Allusion in particular is heavily used by lincoln

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162). Allusion in particular is heavily used by Lincoln, especially of the Bible, because the Americans were a religious people. Lincoln appeals to ethos indirectly by bringing to light the efforts of insurgents which were geared towards watering down what our Founding Fathers envisioned, claiming that, insurgents “would rend the Union even by war” (Lincoln 1). Here he is communicating that the Union is in the right side of what our Founding Fathers envisioned and thus his administration and that of the Union bears credibility. Lincoln hopes for the war to come to an end, so that he can concentrate on urging the north to forgive the south and a united nation can be born in the end. He appeals to pathos in the third paragraph, by preparing the north and the south mentally to forgive the actions of either side as they were both basing their actions on the same ideals. He says that, “Both read the same Bible and pray to the same God, and each invokes His aid against the other. It may seem strange that any men should dare to ask a just God's assistance in wringing
Last name6 their bread from the sweat of other men's faces, but let us judge not, that we be not judged. The prayers of both could not be answered” (Lincoln 1). Here, he brings about the aspect of forgiveness without judging as both parties grounded their actions to their individual beliefs and thus there is no need for judgement but rather reconciliation should win the day in the end. Comparative Analysis Both speeches from Abraham Lincoln display a proper organization of ideas and efforts to contain the emotions of the masses. Both speeches appear to have been written well in advance and carefully thought out to ensure that they did not cause unnecessary unrest, during a period when tensions were high. Abraham Lincoln uses a unifying language in both speeches, through unifying terms such as “fellow countrymen” and collective terms, “we,” “us” and “our” to show solidarity with the masses. Appeals to ethos and pathos have been made in both speeches. Lincoln avoids singling out any side for condemnation, but instead in concerned about the unity and survival of the nation. Both speeches are short, going by the standards of speeches in the 1860s, showing that Lincoln was considerate and acknowledged that the masses did not care much for long self-righteous speeches, but rather, they were looking for a trustworthy leader that would lead them, drawing inspiration from what our Founding Fathers envisioned.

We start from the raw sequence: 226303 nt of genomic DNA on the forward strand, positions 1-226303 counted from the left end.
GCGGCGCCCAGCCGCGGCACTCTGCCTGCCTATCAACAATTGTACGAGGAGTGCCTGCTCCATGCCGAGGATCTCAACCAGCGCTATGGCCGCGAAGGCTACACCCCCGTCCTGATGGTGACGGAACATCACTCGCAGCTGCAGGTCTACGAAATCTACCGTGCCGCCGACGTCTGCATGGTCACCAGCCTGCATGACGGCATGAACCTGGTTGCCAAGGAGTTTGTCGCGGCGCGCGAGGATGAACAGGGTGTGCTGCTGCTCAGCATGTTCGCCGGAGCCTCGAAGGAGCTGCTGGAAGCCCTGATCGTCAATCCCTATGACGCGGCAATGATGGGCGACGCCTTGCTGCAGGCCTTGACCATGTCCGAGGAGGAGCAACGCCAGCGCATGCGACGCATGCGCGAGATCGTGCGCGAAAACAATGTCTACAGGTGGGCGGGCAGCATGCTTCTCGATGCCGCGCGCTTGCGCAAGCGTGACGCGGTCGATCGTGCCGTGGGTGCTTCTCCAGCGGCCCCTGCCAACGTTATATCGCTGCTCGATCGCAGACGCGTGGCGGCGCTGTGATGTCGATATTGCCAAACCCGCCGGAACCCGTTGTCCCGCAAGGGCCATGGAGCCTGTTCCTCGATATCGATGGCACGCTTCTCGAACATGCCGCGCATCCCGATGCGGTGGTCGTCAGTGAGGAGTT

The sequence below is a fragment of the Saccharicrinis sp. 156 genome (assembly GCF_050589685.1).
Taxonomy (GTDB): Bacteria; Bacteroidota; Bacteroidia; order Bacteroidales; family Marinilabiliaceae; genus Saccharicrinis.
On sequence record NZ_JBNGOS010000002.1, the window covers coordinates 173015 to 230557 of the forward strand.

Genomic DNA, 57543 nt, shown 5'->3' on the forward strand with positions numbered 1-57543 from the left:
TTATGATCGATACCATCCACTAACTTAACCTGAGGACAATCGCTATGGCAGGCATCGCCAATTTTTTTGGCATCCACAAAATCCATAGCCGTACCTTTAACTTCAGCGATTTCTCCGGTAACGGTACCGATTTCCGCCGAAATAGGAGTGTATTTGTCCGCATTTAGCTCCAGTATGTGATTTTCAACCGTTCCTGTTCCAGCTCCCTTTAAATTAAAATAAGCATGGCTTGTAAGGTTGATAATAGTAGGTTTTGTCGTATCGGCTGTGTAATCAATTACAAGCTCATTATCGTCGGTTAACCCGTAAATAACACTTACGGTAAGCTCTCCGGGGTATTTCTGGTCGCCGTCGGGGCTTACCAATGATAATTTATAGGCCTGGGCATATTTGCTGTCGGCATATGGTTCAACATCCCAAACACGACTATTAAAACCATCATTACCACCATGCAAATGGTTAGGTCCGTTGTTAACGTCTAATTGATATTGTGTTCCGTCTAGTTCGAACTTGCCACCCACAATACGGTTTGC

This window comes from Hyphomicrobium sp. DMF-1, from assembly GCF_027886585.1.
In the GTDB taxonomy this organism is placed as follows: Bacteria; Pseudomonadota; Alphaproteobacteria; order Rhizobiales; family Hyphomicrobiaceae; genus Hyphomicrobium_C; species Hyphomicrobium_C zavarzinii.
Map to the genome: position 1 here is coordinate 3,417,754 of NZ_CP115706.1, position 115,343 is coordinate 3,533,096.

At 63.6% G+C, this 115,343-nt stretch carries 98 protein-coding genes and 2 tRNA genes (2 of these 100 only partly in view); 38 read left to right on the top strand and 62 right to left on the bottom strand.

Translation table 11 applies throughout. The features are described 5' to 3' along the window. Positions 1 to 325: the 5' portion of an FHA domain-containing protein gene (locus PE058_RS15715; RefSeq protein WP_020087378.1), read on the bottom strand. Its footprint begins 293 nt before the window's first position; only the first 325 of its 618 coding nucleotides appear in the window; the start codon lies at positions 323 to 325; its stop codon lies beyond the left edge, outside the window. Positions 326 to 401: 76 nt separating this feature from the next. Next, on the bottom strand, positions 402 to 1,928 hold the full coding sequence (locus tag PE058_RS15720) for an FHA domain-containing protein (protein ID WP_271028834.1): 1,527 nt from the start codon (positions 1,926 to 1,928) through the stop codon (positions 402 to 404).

Last name7 Works Cited Lincoln, Abraham. The Gettysburg address. Penguin UK, 2009. Lincoln, Abraham. "Abraham Lincoln’s Second Inaugural Address." Presidency (1860): 1st. Selzer, Jack. "Rhetorical analysis: Understanding how texts persuade readers." What writing does and how it does it: An introduction to analyzing texts and textual practices (2004): 279-307.

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